Interview/Review by Bears Fonte
“It’s described as a Mal Heart because it’s violating the law of space/time,” says writer/director Sarah Adina Smith about her new genre-defying and Rami Malik starring drama BUSTER’S MAL HEART, “It’s not playing by the rules. The heart is a bug in the system.” World Premiering at TIFF last year, Smith’s film, which also stars Kate Lyn Sheil and DJ Qualls, embraces its own absurdity and puts chaos (and maybe chaos theory) on screen.
Malek plays both Jonah, a hard-working hotel night clerk, and Buster, a recluse mountain man on the run from authorities who regularly calls in to rant on radio talk shows. He also plays a man trapped on a rowboat which is either Jonah or Buster or both… One personality seems to be a memory of the other, or a nightmare of the other. It is the kind of difficult story-telling that we rarely witness in the big-box megaplex world where galaxies have guardians and Tom Hanks challenges himself by wearing a sweater. BUSTER’S MAL HEART is the kind of film that gives back to its audience, offering questions and possibilities and leaving itself open to rewatching. Kate Lyn Sheil, who is always good, gives the film its emotional center, something for Malek’s Jonah to tie himself to. DJ Qualls, who I’ve loved since ROAD TRIP, delivers a nuanced turn as a conspiracy theory hustler who makes Jonah question everything he knows.
Smith’s film captures the viewer in a web of mystery, where they struggle to figure out how all the personalities are related, and what that means to their own life. It is an enigmatic journey the rewards the watcher at every turn, filled with confident direction and beautiful imagery. I had a chance to discuss BUSTER’S MAL HEART after it made its US Premiere last year at Fantastic Fest.
Sarah Adina Smith: Yeah, I didn’t even think about that one. In my childhood, water was always a place of magic for me. The feeling of suspension and floating and just letting go completely was this feeling of peace but it was also, danger in that. Water is supposed to be this warm embrace but also can kill you. It’s always been so fascinating for me for some reason. And mystical. The way sound travels through water. It’s like a state of mind that I like to mimic.
Bears: And it also looks so gorgeous because the way you can film below and above it, and have characters disappear in it.
Smith: Yeah. It is the source of all life, and one of the most mysterious things on this planet, honestly. I’m very drawn to water. My next movie actually also involves a water crisis. So clearly, I can’t stop talking about it.
Bears: So was there any particular one of Buster’s existences that came to you first and then you built around that?
Bears: So obviously a lot of conversation about the film right now is about the central character, the actor, Rami Malek. You’ve put him in this unique situation where he gets to have this fantastic role.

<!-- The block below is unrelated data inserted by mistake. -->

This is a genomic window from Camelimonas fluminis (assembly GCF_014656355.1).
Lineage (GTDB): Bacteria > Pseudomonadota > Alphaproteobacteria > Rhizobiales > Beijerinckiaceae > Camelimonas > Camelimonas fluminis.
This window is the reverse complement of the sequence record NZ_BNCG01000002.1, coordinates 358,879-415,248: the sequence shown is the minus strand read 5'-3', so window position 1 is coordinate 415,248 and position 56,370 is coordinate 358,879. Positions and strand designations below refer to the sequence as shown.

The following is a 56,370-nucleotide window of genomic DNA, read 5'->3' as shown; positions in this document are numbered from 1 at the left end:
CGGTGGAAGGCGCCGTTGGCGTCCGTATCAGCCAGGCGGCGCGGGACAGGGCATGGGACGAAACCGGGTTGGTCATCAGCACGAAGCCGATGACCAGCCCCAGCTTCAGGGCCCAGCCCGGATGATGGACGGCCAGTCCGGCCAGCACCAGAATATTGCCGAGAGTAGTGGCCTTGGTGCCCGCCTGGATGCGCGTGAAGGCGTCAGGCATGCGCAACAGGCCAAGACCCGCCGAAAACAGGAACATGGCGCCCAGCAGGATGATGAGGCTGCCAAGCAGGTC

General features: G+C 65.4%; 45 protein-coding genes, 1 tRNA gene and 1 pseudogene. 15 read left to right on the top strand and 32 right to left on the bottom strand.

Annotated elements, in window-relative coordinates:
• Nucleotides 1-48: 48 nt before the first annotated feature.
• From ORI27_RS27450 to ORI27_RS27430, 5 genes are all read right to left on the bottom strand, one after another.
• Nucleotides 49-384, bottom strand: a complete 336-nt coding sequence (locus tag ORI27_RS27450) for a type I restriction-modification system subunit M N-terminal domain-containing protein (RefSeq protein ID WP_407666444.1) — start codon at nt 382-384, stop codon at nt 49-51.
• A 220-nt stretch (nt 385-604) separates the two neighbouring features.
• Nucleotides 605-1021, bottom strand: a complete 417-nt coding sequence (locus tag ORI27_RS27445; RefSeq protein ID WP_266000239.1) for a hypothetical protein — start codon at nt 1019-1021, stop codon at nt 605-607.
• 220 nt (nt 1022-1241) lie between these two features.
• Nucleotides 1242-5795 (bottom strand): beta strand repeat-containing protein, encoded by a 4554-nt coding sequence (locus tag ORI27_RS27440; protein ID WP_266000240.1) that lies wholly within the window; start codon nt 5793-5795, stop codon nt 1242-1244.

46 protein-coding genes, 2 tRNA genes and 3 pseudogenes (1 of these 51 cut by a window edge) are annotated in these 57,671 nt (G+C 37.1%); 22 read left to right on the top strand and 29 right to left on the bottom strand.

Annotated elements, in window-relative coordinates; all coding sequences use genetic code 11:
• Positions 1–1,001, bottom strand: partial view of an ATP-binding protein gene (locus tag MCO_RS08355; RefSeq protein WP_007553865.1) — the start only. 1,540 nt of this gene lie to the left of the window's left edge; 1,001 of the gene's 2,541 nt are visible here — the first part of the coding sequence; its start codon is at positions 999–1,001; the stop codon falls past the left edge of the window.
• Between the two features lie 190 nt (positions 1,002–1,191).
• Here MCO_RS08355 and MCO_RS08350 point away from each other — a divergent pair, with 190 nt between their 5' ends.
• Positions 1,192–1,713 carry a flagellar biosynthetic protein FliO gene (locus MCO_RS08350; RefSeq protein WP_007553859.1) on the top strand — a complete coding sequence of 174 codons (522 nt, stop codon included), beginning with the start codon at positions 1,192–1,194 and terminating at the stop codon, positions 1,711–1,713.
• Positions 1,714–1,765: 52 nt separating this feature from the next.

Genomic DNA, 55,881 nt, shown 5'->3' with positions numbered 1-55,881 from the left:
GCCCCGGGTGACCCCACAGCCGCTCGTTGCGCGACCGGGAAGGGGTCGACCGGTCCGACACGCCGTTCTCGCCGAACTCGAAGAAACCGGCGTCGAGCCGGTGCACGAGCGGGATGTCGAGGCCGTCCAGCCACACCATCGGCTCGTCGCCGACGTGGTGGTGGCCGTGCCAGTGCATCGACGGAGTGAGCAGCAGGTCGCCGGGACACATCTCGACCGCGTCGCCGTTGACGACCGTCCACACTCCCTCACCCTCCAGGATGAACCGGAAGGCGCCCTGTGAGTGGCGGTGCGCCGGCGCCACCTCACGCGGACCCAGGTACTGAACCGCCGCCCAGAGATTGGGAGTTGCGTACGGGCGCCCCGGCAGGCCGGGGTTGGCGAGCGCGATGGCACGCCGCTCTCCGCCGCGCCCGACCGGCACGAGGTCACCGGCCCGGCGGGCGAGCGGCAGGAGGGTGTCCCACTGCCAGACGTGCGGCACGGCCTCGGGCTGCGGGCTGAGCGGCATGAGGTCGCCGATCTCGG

Smith: He definitely flexes his acting muscles for sure.
Bears: Yeah, that’s like a dream role for an actor. I don’t know what the timeline was because he’s gigantic. Did you luck into him before that happened or what?
Bears: I love the cosmic, psychobabble he’s watching on television. Was there a lot of research put into that? Where did you come up with that kind of stuff?
Smith: Well, I’m really always interested— it was in THE MIDNIGHT SWIM too— but I like TV’s as these windows to other worlds, or windows to truths in some way. Even though there’s a lot of humor in that, it kind of sounds like psychobabble as you put it. I think there are revelations happening there and it’s really up to the viewer whether they want to decide if this a reflection of what’s going on in his mind or this is the other side, the Forces that Be are really speaking to him through different programs.
Smith: There are! There were some beautiful things I had to cut that had even more triangles. But the toenail triangle was actually a mix of my fingernails and my husband’s. We mingled nail clippings.
Bears: You didn’t want to ask your props person to do that.
Smith: We collected them in a little Altoid tin. This is just kind of the hands-on filmmakers we are.
Bears: That’s great. I love the credits at the end as they went by and you could see the triangle.
Smith: I wanted to leave the audience with a feeling of peace. I think that’s what the movie’s after, is to give the audience a brief respite from the madness of eternal occurrence, if you will. From the merciless machine that wanted to give the audience a moment of peace at the end, even if it’s a brief moment of peace.
Bears: It’s interesting because everyone talks about triangles as being the most stable geometrical shape. You think of a stool, like three legs is more stable than four no matter what. And yet, you’re talking about a film where you’ve got three points of reference, and the entire film is about being unstable, essentially. Trying to find that stability.
Bears: So THE MIDNIGHT SWIM, it’s about sisters and has a very strong female sensibility in terms of the mother passing things down. I was really surprised that this film is really a man’s story and the main relationship that we see isn’t really between Buster and his wife, although that is a lovely relationship. But it’s between Buster and this crazy guy telling him about the end of the world.
Smith: And Buster and himself, really.
Bears: So tell me a little bit about that choice and how different that was for you.
Sarah Adina Smith’s BUSTER’S MAL HEART is currently playing in New York, Los Angeles, Boston, Phoenix, San Francisco and Seattle, and opens in Denver, Houston, Kansisas City, Portland, Toronto and many other cities on May 12th.